The high financial cost of Christian's treatment is also clear. Their health insurers, PPP, underwrote most of the early procedures that were carried out in the UK, but the Constantines have had to pay for other operations, plus their worldwide travel and hotel expenses. "We had to. They just wouldn't have been able to do things like the nasal reconstruction and lowering his eyebrows here," explains Mina. "They made sacrifices," adds Christian simply. "But they were always clear that they'd do whatever was best for me, whatever it took. And, frankly, plastic surgeons are light years ahead in the US."
Christian's immediate family has been ceaselessly supportive and protective of him. "I think I helped him psychologically with my positivity," says Mina, who has dedicated her life to making things better for him. "I also taught him to be a bit arrogant, as a defence and protection." Isabella says she still "babies" her brother and always keeps her eyes and ears open for him, "although he's more than capable of doing anything himself". Meanwhile Adam has worked tirelessly, researching the best doctors, paying for and attending operations. ("Adam is intensely private," adds Mina, "but he's had his dark moments. Once they stuck a massive skin graft on Christian's face and it looked like a croissant under his nose. I think that's when Adam wanted to pitch himself out of the 46th floor of our hotel.")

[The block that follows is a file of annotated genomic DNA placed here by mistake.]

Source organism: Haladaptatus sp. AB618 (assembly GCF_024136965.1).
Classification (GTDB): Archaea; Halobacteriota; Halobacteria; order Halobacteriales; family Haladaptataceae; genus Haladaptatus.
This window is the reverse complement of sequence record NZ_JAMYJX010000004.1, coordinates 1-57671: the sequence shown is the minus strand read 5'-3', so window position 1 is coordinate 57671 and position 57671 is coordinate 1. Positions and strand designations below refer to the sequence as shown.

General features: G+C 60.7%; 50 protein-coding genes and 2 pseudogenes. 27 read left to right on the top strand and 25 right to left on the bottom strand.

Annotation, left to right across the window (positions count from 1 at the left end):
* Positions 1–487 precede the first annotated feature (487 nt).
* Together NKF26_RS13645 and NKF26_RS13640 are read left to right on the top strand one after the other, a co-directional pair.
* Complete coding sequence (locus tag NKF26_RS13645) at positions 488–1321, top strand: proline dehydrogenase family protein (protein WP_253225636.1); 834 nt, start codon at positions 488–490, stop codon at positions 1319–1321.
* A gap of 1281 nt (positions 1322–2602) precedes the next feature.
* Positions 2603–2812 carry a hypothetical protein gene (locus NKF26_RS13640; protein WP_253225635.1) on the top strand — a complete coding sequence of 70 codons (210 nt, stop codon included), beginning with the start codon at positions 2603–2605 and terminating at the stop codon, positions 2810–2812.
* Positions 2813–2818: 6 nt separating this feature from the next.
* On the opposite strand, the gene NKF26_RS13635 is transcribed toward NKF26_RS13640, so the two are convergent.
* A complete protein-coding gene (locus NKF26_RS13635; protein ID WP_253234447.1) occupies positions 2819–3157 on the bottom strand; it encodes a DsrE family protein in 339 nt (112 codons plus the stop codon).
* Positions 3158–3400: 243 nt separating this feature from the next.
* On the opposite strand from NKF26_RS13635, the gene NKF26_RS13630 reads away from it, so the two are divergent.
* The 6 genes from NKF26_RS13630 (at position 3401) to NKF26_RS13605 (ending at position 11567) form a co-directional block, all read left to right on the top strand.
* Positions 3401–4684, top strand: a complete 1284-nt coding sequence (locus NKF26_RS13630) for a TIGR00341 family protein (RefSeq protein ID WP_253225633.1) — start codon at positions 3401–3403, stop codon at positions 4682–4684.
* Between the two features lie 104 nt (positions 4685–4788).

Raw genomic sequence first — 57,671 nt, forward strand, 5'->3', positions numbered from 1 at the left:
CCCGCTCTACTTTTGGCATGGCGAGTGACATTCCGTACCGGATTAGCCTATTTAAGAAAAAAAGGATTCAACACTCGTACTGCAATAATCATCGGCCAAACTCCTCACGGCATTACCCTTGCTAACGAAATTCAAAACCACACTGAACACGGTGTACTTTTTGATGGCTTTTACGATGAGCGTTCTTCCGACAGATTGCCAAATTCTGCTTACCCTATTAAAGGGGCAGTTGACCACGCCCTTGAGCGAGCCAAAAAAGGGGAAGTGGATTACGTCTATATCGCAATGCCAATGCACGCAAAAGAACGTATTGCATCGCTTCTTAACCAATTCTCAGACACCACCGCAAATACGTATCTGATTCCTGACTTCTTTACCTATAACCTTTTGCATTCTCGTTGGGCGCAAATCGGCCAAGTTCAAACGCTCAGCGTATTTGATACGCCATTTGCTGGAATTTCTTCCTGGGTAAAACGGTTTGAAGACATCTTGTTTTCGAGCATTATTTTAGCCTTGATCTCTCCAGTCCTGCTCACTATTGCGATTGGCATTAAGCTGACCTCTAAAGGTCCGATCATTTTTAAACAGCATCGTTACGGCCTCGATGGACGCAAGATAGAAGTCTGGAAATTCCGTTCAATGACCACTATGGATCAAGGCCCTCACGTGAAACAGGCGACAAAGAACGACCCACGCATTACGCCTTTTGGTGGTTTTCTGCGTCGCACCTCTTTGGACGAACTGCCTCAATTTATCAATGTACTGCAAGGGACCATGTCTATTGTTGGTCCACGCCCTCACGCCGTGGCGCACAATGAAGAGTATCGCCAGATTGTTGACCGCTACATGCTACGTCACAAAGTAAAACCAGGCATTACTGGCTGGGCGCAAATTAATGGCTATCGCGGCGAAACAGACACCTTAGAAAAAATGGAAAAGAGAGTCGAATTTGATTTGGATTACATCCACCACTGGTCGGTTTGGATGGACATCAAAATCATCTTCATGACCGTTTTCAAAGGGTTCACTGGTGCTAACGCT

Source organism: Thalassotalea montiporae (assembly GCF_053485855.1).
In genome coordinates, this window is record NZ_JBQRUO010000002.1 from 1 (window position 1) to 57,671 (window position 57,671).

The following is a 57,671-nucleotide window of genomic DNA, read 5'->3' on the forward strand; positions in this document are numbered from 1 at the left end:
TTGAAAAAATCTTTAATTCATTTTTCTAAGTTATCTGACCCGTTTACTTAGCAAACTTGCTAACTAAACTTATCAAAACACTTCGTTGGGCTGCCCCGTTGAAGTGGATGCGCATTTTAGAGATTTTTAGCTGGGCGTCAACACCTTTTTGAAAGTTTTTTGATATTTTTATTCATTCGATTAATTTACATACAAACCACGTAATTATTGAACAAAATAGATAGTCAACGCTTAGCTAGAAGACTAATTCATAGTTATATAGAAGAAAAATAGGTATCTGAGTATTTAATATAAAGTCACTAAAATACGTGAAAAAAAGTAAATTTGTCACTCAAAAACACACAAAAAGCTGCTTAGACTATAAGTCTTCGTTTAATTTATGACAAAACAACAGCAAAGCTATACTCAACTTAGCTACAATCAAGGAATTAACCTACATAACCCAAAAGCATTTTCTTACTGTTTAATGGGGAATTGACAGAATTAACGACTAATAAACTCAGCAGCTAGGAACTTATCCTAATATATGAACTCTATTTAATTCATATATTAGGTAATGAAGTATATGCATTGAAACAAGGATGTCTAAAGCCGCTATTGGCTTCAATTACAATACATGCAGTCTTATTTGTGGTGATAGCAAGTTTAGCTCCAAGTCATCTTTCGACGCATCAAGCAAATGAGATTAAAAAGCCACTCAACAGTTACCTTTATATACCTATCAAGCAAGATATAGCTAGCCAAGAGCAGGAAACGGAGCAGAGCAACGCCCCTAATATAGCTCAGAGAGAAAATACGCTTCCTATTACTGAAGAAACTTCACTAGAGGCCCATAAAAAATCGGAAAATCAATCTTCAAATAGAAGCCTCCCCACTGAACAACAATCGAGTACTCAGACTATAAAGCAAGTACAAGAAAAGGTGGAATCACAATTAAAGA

Christian also has a close extended family (he has 20 first cousins). "He was treated as normal by them," says Mina. Many would fly to lend support at operations. (The Constantines travelled 14 times to Chicago in two years, and spent two months in LA at a stretch, for operations.) "Adam's siblings, their partners, my in-laws, my mum and granny, about 20 of us, went to Paris for Christian's operation in 1993," says Mina. "I've only ever attended minor operations alone."